Ritch Erani may wax nostalgic one minute — lamenting the impact of social media or pining for the days when Andy Warhol or Francesco Scavullo strolled by the display window — and then stress the importance of constant evolution the next. His two Chuckies New York women’s boutiques in Manhattan reflect that duality.
Erani’s newest shoe salon, which opened on Lexington Avenue in May, is purely contemporary, with minimalist fixtures and shades of gray dominating the 875-sq.-ft. space. Yet the owner chose the location because the shopping atmosphere reminded him of a bygone era. He closed his 25-year-old Third Avenue store to reopen there.
“What I like about this area is that Lexington is so small, it can’t hold [big-box stores],” said Erani, who has been in the footwear industry since 1980, when he dropped out of high school at 16 to open a Brooklyn, N.Y., shoe shop with his older brother Chuck, who now separately owns Chuckies Brooklyn. “I want to be back where stores are boutiques. I want to go back to where [buyers] would cherry-pick the finest of the collections, and people would get dressed up to go to a shoe store.”
The other Chuckies New York location, opened seven years ago on Madison Avenue, is a more visual representation of that time, with a vintage red carpet and crystal chandelier on the main shoe floor. “Business on Madison Avenue is good because you have the same kind of customer,” Erani said. “They are people who appreciate [a more intimate shopping experience].”
At both stores, he noted, the key to success is an ability to stay ahead of trends and present a tightly edited, hard-to-find collection of footwear and accessories. “It’s not about what we have,” Erani said. “It’s about what we don’t have. Our customer is a woman who wants direction. She doesn’t want to see every shoe in the world.”
With a price range of $200 to $1,700 and a sweet spot of about $700, the boutiques’ top-selling shoe labels include Jimmy Choo, Lanvin, Balenciaga and Marni. Chuckies also carries Casadei, Bettye Muller and a host of others, but the assortment is different every season and quantities are always limited. “The mix is really eclectic,” Erani said, noting that the stores also carry two in-house brands that he designs: Ritch Erani NYFC and Chuckies New York. “A woman should have a little bit of everything in her closet.”
Onward Luxury Group President and CEO Brooks Tietjen said his company (formerly Iris North America) is a longtime vendor for Chuckies, which has offered the firm’s labels Chloé, See by Chloé, Nina Ricci and Jil Sander. “Chuckies is always looking for new and innovative shoes to give the customer the best shopping experience,” Tietjen said. “[Rich] really understands shoes and the customer. He is a consummate shoe retailer and invests not only in the footwear business but in the [larger] fashion business, too.”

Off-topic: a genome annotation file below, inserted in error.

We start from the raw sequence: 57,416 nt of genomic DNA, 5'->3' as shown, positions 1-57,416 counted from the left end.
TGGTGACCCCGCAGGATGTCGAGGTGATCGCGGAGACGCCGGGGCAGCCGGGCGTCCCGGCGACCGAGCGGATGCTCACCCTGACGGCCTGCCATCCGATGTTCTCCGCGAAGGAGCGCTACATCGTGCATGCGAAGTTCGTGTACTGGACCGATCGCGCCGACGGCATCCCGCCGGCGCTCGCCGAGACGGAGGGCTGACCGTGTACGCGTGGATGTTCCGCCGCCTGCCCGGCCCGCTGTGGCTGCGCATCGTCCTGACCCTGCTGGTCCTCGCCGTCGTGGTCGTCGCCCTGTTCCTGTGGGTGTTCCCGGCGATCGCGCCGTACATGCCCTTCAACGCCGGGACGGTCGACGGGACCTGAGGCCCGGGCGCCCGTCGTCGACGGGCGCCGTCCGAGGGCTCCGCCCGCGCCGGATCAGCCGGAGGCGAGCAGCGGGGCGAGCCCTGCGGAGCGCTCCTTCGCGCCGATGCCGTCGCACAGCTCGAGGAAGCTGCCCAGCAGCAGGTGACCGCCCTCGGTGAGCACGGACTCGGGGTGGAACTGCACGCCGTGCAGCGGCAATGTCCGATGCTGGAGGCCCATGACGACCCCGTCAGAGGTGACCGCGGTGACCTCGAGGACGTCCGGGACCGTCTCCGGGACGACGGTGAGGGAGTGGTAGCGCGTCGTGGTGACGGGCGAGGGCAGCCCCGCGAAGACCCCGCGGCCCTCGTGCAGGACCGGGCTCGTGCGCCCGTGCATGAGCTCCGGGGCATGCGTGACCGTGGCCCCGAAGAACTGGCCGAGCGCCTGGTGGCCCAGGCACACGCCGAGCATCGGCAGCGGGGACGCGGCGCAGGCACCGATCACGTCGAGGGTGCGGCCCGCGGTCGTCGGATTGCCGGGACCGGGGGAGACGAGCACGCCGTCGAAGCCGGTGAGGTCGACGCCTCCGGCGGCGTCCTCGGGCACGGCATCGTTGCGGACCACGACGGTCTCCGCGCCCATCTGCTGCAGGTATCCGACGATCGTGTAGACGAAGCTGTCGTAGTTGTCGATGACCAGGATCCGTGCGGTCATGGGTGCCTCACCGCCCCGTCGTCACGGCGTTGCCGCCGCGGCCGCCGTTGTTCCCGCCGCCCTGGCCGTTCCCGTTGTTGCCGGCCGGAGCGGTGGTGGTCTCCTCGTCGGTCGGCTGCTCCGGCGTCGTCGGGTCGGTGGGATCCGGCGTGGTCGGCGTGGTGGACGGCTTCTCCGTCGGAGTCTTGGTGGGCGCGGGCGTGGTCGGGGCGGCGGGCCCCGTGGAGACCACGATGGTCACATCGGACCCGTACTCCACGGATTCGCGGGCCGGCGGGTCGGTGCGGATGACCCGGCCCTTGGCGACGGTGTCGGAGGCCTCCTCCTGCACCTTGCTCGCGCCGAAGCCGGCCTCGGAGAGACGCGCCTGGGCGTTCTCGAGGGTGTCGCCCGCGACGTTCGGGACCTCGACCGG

Giuseppe Zanotti has created several exclusive styles for Chuckies, and the label’s director of sales, Erin Iorfida, said Erani is a dynamic partner. “Ritchie always brings excitement to our showroom,” she said. “His vision is strong, and he consistently creates unique styles within our collection that work best for Chuckies.”
The boutique also has helped launch the careers of emerging designers. “Ritch was one of the first to believe in us,” said Ivy Kirzhner, who bowed her eponymous line this spring. “Chuckies is always [well] curated, offering beautiful selections. It was an honor for my first collection to capture the eye of such an impressive store and seasoned buyer.”
The Chuckies customer tends to be in her 30s or 40s, but the retailer gets visitors of all ages, not to mention all walks of life. Gone are the days when Cheryl Tiegs or Brooke Shields might show up at any moment, but the stores still have some celebrity regulars, including Renée Zellweger, Betsey Johnson and Liza Minnelli. Madonna is also a fan and has been spotted wearing Erani’s own designs.
The owner explained much of Chuckies’ cachet comes from the fact that he hires only staff who are already knowledgeable about footwear and fashion. “It’s about how the salespeople represent the collection and how they teach people to wear [the shoes],” he said. “My girls watch the runway shows, and they know what’s up. If you want to know what’s hot, we’ll tell you what’s hot.”
But even with a style-savvy team, remaining relevant — and profitable — can be tough in a market that is more complicated each season, Erani admitted. “My biggest challenge is seeing an abundance of everything at the same time — seeing a new [runway] collection and then seeing it copied on the Internet [at lower price points] everywhere,” he said. “[Designer looks are] just overly accessible. I have to figure out ways to get my customers to come back and stay loyal to me when they have everything at their fingertips.”
Enter Chuckies’ two in-house lines, which aim to put unexpected twists on seasonal trends. For spring ’13, for example, Ritch Erani NYFC paired acrylic detailing with metal charms and convertible elements. “We needed something that [customers] won’t find on the Web or at a department store,” he said. He noted the strategy is working: Ritch Erani NYFC is a top seller on the retailer’s 2-year-old e-commerce site.
Next, the store’s website will relaunch this fall. Erani said he hopes to bow two to three additional brick-and-mortar locations over the next several years as well, and perhaps a Ritch Erani NYFC-branded boutique. “It has to be in Manhattan, though,” he said. “I really feel like this is my niche.”